Between himself and the late Kalyan Singh, the two symbolised the irreversible ascent of the OBCs in the politics of Uttar Pradesh.

It can even be argued that when it came to the geographic spread of their respective personal popularity in the state, Mulayam Singh Yadav was ahead of Kalyan Singh. 

The reason for Mulayam Singh’s popularity can be found in his people’s skills.

Almost everyone who met him was unanimous in their judgement that he listened. He gave the person meeting him one of the most valuable commodities one can give to another — undivided attention. 

Mulayam Singh was known to start meeting people in the early hours of the day itself, and for a large part of his political life, he would recognise and address people by their names. Even if he had met them only once before. 

In National Politics 

One of the highlights from the latter part of Mulayam Singh’s career was when he addressed the last day of the 16th Lok Sabha, and with Sonia Gandhi seated next to him, declared that he wished for Prime Minister Narendra Modi to return as the Prime Minister. 

In fact, at the national stage, while Mulayam swore to fight the BJP in the name of secularism, his actions were more at variance with the Congress, and at some critical junctures. 

At a time when a national party was signing agreements with Communist Party of China, Mulayam Singh was steadfast in his utterances that the Chinese in fact posed a great threat to India. 

His greatest moment on the national stage came however in 1999, when he thwarted the formation of a Congress government under Sonia Gandhi.

After Atal Bihari Vajpayee’s government had lost a motion of no-confidence by a single vote, Sonia Gandhi had met the president and declared that she had the required numbers. The famous ‘thoo-seventy-thoo’ comment. 

Mulayam, however, refused to support a government under Sonia Gandhi, citing her foreign origin. 

His Greatest Role

There was one role however, where Mulayam Singh had no competition — as a psephologist of UP politics. 

This skill of his was derived partly from his comprehensive knowledge of ground level goings-on in the state. As the legend goes, if Mulayam Singh Yadav was pointed to a village during a helicopter ride in UP, he would tell you the name of the village and also probably its demographics.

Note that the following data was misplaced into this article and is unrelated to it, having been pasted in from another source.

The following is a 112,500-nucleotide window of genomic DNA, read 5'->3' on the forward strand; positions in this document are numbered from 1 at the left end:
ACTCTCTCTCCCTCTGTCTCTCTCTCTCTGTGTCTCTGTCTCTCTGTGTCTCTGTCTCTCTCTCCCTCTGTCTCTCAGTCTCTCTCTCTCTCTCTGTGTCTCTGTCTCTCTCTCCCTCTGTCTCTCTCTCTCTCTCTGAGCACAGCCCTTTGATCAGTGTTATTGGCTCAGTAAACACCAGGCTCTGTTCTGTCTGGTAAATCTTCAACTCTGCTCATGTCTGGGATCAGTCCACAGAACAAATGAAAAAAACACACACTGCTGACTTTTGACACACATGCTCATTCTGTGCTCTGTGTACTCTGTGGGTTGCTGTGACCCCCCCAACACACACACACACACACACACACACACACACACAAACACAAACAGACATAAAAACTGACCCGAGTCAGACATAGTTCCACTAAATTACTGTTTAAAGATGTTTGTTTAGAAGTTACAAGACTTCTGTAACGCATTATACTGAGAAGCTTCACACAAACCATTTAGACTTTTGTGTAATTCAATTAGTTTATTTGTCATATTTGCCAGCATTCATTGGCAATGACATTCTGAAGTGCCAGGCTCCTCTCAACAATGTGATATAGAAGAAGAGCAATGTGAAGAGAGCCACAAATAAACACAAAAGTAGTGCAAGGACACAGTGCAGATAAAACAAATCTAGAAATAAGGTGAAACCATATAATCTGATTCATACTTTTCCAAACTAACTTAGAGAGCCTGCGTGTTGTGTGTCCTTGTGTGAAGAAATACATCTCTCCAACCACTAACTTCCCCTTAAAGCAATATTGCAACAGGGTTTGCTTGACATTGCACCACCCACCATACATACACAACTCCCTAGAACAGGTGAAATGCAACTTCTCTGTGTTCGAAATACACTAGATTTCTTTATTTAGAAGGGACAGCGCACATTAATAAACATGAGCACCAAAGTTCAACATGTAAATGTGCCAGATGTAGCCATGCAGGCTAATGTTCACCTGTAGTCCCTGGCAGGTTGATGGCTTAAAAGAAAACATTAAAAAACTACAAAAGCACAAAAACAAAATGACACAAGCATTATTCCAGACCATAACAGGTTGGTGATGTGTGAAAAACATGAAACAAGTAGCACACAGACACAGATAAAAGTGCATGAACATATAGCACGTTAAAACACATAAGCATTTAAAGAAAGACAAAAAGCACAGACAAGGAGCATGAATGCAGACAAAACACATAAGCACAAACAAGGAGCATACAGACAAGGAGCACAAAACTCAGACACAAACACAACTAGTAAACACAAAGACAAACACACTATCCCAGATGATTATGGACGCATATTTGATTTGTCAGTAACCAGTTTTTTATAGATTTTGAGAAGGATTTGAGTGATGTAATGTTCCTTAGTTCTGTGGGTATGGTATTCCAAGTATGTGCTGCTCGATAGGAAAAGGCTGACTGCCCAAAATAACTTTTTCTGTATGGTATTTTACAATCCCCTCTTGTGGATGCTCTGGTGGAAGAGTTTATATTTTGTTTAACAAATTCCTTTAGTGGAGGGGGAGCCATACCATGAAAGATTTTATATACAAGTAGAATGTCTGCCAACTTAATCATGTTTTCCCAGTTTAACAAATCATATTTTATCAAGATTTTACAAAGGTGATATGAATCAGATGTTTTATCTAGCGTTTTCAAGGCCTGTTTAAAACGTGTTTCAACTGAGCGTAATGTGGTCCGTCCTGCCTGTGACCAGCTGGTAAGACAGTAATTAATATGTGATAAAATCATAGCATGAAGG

It was also derived from his acute ability to sense the public mood. And as the story goes, one of the persons to have witnessed it first-hand is Amit Shah. 

This was during the campaign phase of the 2014 elections.

Both Shah and Mulayam Singh were present at the Varanasi airport at the same time. When Shah came to know about it, he went to meet the SP patriarch.

In their conversation, Mulayam was eventually asked how many seats did he see the BJP winning in Uttar Pradesh. The BJP group’s own estimate was somewhere in the 50s. 

And as the apocryphal tale goes, Mulayam told them they were wrong, and the BJP would win more seats than it had won in 1998 (58). Eventually, the BJP alliance won 73 of the 80 seats in the state. 

Later, during the swearing-in ceremony of Narendra Modi, when Shah saw that Mulayam was seated in the middle row, he walked up to him, held his hands, and brought him to the front. 

Today, when Home Minister Amit Shah is at the hospital, paying respects to the mortal remains of Mulayam Singh Yadav, and Prime Minister Modi is reminiscing about his meetings with him, they are rising above political divides partly because Mulayam Singh himself did so at crucial junctures.

Between the state and the Centre, highs and lows, victory and defeat, Mulayam Singh Yadav has had an irreversible impact on the politics of Uttar Pradesh.

Equally, by belonging to a generation that had seen the idealism of the early years of Independence being replaced by practical, at times harsh, reality, he was a product of the same politics as well. 

Arush Tandon is interested in icons of history, history of independent India and, Indian culture.